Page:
Table of Contents Author Guidelines Submit a Manuscript
Sarcoma
Volume 2017 (2017), Article ID 3739159, 5 pages
https://doi.org/10.1155/2017/3739159
Research Article

High-Dose Ifosfamide Chemotherapy in a Series of Patients Affected by Myxoid Liposarcoma

1Medical Oncology Unit 2, Medical Oncology Department, Fondazione IRCCS Istituto Nazionale dei Tumori, Milan, Italy
2Department of Radiology, Fondazione IRCCS Istituto Nazionale dei Tumori, Milan, Italy
3Department of Diagnostic Pathology and Laboratory Medicine, Fondazione IRCCS Istituto Nazionale dei Tumori, Milan, Italy
4Department of Surgery, Fondazione IRCCS Istituto Nazionale dei Tumori, Milan, Italy
5Oncology and Haemato-Oncology Department, University of Milan, Milan, Italy

Correspondence should be addressed to Vittoria Colia

Received 9 May 2017; Accepted 1 August 2017; Published 30 August 2017

Academic Editor: Quincy Chu

Copyright © 2017 Vittoria Colia et al. This is an open access article distributed under the Creative Commons Attribution License, which permits unrestricted use, distribution, and reproduction in any medium, provided the original work is properly cited.

Abstract

Background. To report on the activity of high-dose prolonged-infusion ifosfamide (HDIFX) chemotherapy in a retrospective series of patients affected by myxoid liposarcoma treated at Fondazione IRCCS Istituto Nazionale dei Tumori in Milan, Italy. Patients and Methods. Patients with an advanced myxoid liposarcoma treated with HDIFX (14 g/sqm, i.v., prolonged infusion of 14 days every 28 days) as a single agent between May 2002 and April 2017 were retrospectively reviewed. All pathologic diagnoses were centrally reviewed and molecularly confirmed. Response was evaluated by RECIST, and survival functions were computed by the Kaplan-Meier method. Results. Eleven patients with advanced myxoid liposarcoma were treated with HDIFX (male/female = 9/2, median age 33 years, range 31–75). Among these, 1/11 received HDIFX in first line, 5/11 in second line, 3/11 in third line, and 2/11 in fourth line for a median course number of 3 (range 2–7). No RECIST objective responses were observed. Overall median progression-free survival was 1,9 months. Median overall survival was 37 months. At a median follow-up of 115 months, 1 patient is alive. Conclusions. In this series of patients affected by advanced myxoid liposarcoma, chemotherapy with HDIFX was essentially inactive.

1. Introduction

Liposarcoma is the most common histological subtype among soft tissue sarcomas. Specifically, myxoid/round cell liposarcoma is the second of the three liposarcoma subtypes, accounting for 30% of liposarcoma cases. Myxoid/round cell liposarcoma typically occurs around the fifth decade (range 26–81 years) at any site of the body, mainly in the lower extremities [14].

The diagnosis is supported by the detection of the characteristic chromosomal recurrent translocation, namely, t(12; 16)(q13; p11), which results in the aberrant fusion gene FUS-CHOP/DDIT3 [5]. According to the most recent WHO classification, myxoid liposarcomas can be morphologically divided into high and low grade [3]. Standard treatment for localized disease is surgery alone or in combination with radiotherapy, while medical treatment may be offered in selected cases and is often the main choice in the advanced setting [69]. Myxoid liposarcomas are known as being particularly sensitive to chemotherapy compared with other soft tissue sarcomas [810], in particular to anthracycline-based combinations and trabectedin. In the whole group of advanced soft tissue sarcomas, first-line combination of anthracycline and ifosfamide provides response rates around 20–40%. It increases to 65% in myxoid liposarcoma [8, 11, 12]. On the other side, the expected response rate of myxoid liposarcoma to trabectedin is 50% [1318], with a mechanism of action which is apparently specific inasmuch as implying an effect of the drug on the binding of the fusion transcript to target genes [1618]. Recently, another marine-derived drug, eribulin, was shown to be effective in metastatic adipocytic sarcomas, with a significant improvement in overall survival which led to its approval by FDA and EMA [1921]. However, its activity in myxoid liposarcoma compared to pleomorphic and well-differentiated/dedifferentiated liposarcoma is still not defined. No other agents commonly used for treatment of advanced soft tissue sarcoma (e.g., gemcitabine, dacarbazine, and pazopanib) have been demonstrated to be active in myxoid liposarcoma [2].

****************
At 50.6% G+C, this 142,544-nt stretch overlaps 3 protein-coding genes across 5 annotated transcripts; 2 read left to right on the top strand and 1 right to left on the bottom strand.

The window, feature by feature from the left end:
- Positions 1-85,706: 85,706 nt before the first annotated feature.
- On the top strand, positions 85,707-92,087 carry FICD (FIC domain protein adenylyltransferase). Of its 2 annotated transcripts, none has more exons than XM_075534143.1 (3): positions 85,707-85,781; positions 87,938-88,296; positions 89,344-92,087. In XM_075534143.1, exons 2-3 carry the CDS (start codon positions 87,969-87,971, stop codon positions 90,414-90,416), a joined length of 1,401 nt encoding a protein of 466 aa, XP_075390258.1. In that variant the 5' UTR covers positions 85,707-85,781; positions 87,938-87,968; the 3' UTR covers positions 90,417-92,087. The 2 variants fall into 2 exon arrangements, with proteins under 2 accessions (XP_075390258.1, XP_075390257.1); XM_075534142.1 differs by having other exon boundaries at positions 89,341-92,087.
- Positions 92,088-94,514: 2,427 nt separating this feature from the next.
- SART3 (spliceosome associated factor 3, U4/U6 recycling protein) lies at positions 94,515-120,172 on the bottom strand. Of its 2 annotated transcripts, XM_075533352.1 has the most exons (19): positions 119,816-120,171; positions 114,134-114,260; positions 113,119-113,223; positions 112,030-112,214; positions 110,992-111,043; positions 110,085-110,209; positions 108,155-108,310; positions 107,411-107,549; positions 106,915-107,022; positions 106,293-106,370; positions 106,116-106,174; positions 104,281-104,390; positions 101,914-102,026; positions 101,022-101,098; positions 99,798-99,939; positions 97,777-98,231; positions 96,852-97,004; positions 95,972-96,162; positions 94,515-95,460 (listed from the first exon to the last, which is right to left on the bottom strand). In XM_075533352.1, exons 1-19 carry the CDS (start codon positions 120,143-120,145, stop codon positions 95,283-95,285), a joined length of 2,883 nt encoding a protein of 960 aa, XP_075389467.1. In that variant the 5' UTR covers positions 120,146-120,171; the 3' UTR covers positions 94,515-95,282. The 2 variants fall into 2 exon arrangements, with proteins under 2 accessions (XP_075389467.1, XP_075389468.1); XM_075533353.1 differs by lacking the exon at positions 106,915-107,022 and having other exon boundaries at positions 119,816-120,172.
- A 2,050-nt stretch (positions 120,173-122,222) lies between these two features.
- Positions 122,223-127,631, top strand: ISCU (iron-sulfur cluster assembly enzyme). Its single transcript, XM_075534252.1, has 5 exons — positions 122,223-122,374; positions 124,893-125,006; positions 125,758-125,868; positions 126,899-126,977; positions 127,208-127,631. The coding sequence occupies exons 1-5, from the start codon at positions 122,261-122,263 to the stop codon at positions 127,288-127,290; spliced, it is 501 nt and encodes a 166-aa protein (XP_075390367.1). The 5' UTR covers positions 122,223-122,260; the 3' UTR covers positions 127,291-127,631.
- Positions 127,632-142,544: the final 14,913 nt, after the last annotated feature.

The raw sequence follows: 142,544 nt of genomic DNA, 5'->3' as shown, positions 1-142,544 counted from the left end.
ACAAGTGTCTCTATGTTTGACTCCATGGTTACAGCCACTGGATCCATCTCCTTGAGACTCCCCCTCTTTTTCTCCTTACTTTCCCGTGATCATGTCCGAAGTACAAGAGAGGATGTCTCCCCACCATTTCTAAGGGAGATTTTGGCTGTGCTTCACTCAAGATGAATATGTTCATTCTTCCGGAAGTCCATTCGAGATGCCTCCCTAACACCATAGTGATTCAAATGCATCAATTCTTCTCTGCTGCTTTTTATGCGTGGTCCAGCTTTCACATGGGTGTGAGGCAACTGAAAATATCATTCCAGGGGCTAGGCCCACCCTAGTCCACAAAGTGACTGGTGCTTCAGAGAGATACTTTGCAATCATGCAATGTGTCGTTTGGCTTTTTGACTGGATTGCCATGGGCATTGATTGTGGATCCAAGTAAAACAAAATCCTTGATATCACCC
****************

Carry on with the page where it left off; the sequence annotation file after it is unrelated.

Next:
High-dose prolonged-infusion ifosfamide (HDIFX) is known to be active in soft tissue sarcoma patients, even in those previously treated with standard-dose ifosfamide [2, 2224]. A peculiar activity has been demonstrated in dedifferentiated liposarcoma, especially with a high malignancy grade component [10]. By contrast, no data are reported so far on the activity of high-dose ifosfamide in myxoid liposarcoma and no prospective neither retrospective studies focusing on this drug in the disease are available.